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BYOD and UC: Friends or Foes?

Earlier this summer, I sat down to discuss UC adoption hurdles with Michael LaBella, Vice President of Unified Communications at Ronco Communications. After the usual discussion about how there are not enough Lync-trained technical people on the market (big surprise for a UC platform that is only a few years old), the conversation turned to practical hurdles that have held some businesses off from going "all in" with Lync Enterprise Voice. Some of issues are well understood – often relating to network readiness, integration of existing systems, specialized features, user adoption and cost.

However, one issue that Michael pointed out struck me like a lightning bolt – BYOD. Unless you've been living in a cave the last 10 years, you know that businesses that adopt Bring Your Own Device (BYOD) allow employees to use their own personal communications and computing devices as part of their regular work environment. Not just smartphones and tablets, but the main computing resource that the employee needs to do the bulk of their work. And in some less common cases, the company even expects the employee to provide that device, paying for it out of his or her own pocket.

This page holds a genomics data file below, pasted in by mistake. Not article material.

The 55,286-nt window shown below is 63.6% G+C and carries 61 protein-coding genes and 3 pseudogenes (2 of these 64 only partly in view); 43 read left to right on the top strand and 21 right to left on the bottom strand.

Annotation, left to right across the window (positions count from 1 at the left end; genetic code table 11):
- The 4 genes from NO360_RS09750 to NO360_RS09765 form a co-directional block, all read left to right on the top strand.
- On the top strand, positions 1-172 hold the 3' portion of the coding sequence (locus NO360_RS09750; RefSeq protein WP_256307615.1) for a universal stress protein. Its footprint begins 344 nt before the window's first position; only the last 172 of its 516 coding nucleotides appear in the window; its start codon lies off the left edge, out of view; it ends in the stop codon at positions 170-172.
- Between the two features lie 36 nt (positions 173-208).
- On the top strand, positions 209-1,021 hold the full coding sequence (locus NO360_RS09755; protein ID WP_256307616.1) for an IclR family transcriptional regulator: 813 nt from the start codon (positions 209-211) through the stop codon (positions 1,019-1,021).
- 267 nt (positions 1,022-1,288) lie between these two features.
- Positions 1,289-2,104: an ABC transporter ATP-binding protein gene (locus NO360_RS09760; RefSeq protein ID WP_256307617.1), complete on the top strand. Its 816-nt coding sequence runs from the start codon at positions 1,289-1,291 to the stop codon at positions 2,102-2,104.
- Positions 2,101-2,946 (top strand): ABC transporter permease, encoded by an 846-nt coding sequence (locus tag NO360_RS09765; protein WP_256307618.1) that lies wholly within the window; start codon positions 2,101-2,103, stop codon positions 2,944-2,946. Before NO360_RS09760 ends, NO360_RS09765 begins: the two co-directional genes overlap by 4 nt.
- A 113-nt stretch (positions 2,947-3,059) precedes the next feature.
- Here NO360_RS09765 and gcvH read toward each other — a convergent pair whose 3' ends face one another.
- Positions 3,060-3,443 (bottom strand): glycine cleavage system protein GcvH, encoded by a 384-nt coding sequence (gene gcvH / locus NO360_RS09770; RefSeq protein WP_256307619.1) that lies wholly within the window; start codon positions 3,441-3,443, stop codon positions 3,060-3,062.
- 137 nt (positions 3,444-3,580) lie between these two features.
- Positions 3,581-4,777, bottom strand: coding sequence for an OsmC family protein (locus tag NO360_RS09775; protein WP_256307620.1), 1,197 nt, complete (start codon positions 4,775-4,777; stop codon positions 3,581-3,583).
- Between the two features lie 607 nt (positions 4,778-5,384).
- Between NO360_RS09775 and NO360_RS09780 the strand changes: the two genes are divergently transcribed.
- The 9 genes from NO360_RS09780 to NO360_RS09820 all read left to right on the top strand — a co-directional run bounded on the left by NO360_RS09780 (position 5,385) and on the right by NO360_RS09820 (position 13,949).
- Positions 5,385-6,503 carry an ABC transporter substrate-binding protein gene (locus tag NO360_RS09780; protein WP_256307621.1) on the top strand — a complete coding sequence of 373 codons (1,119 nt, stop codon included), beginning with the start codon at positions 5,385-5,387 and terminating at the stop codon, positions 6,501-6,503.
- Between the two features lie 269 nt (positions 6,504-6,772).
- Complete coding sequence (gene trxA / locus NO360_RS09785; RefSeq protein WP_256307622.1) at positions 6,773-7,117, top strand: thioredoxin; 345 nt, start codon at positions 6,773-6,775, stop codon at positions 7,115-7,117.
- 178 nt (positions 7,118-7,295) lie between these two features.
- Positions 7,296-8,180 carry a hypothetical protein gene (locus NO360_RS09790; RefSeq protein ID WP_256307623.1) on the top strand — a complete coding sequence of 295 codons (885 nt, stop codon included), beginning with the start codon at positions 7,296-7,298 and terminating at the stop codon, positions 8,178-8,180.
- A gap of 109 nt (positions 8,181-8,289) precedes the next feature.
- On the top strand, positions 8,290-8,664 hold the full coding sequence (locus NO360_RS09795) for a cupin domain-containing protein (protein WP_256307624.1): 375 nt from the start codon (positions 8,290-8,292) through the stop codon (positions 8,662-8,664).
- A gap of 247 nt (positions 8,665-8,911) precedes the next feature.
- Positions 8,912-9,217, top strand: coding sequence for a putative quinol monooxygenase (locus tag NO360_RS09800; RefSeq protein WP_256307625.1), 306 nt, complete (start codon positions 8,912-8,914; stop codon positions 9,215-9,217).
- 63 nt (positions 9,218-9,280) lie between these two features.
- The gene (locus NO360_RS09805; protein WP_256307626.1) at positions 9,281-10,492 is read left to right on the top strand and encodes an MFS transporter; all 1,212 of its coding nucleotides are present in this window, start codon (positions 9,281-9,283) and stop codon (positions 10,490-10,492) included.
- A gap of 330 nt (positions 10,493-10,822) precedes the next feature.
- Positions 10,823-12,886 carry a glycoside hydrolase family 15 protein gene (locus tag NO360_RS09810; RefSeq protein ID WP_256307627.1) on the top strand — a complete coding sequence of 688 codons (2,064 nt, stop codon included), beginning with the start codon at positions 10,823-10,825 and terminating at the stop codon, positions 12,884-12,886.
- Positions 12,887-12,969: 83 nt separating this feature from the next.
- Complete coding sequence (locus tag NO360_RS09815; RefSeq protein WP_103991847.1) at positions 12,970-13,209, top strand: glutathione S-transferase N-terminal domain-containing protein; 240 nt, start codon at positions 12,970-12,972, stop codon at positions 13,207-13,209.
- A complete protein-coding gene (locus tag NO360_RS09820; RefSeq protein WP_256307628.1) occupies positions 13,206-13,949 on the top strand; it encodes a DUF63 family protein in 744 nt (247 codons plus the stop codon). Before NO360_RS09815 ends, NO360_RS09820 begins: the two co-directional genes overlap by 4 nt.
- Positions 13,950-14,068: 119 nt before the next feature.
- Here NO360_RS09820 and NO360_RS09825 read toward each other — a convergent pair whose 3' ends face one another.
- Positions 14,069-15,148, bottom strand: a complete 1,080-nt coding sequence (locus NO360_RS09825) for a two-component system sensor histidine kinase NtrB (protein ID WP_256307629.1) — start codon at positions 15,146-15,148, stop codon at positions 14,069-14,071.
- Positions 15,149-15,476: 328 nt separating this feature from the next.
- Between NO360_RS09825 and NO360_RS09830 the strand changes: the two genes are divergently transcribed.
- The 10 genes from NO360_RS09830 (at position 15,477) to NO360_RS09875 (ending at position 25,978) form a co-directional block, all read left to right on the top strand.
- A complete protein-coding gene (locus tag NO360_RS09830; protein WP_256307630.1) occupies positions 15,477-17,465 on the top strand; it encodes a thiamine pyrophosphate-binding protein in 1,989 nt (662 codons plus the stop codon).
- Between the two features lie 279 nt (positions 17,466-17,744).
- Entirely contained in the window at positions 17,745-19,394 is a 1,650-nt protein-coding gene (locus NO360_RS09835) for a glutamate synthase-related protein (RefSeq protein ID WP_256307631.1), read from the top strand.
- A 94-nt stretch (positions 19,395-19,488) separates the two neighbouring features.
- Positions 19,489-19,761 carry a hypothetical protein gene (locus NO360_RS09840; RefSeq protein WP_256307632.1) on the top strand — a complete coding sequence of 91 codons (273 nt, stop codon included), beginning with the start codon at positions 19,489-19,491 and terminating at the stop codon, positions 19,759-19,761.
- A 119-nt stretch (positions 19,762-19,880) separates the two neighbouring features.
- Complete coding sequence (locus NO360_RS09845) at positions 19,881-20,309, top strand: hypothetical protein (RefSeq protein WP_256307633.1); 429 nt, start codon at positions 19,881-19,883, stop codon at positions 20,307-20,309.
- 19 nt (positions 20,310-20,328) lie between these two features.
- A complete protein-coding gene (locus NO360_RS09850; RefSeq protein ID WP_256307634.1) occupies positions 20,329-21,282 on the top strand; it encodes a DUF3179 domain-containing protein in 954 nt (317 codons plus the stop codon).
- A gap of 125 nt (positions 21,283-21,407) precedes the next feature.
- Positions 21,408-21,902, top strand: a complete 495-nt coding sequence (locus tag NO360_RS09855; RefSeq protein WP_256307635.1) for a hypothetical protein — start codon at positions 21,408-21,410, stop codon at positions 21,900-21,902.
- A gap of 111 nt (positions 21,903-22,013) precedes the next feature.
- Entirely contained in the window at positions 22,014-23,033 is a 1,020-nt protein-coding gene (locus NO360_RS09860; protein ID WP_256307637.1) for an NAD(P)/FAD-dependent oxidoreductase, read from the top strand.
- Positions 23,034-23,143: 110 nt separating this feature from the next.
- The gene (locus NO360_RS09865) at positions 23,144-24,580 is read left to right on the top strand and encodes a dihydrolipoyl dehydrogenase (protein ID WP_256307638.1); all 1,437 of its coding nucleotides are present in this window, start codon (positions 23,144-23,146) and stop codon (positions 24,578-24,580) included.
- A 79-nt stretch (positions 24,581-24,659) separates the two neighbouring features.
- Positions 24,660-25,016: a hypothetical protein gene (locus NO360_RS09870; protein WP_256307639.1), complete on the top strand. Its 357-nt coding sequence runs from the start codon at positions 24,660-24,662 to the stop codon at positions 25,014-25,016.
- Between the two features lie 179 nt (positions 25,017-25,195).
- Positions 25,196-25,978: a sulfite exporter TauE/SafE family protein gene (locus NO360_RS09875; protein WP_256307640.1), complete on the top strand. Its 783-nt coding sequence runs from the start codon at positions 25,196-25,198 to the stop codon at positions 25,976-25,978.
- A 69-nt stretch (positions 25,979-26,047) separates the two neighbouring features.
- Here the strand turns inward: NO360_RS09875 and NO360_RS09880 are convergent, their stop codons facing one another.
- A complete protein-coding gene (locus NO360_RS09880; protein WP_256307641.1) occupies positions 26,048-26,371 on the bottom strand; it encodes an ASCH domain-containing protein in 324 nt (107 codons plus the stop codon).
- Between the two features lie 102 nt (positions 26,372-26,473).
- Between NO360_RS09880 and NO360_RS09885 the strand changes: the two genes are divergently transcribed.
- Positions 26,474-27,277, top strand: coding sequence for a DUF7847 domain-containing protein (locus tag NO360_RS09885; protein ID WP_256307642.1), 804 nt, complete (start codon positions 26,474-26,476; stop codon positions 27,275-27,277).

A recent report from Gartner estimates that by 2017 half of employers will expect their employees to supply their own devices for work purposes. The Gartner report notes that BYOD is most common in mid-to-large corporations and that well-managed BYOD programs provide a contribution to help the employee pay for the personal device (through subsidies or other compensation). I also suspect the Millennials that have been entering the workforce over the last few years often expect the laptop that took them through college will continue to be their device of choice with their new employer.

As Michael explained, the adoption of BYOD can create chaos –not just from a security standpoint, but potentially creating an issue on the employer's network--a real problem for real-time communications applications, especially UC platforms like Microsoft Lync. Older Windows platforms, Macs and theoretically even Linux machines suddenly could turn up on the employer's network and be asked to perform real-time voice, video and data sharing. With those devices comes an untold number of older or different network device drivers, audio devices, USB versions, any one of which could cause voice and video quality problems, potentially raising a barrier that could prevent a business from adopting full voice-enabled UC (and thus being able to pull the plug on their old PBX).

So I asked Michel, "What's the solution?" His response: "Phones."

Yes, a desktop phone. Whether it's the legacy PBX phone that stays in place purely to play the role as an audio device, or a brand-spanking-new IP Phone, a desktop telephone is predictable, has known capabilities, can be managed by the IT group, and is a whole lot less expensive than providing a new laptop to an employee.

Who knew the answer would be so simple?

Would love to get your thoughts and feedback by commenting below or catch me on Twitter @AlanDPercy or email [email protected]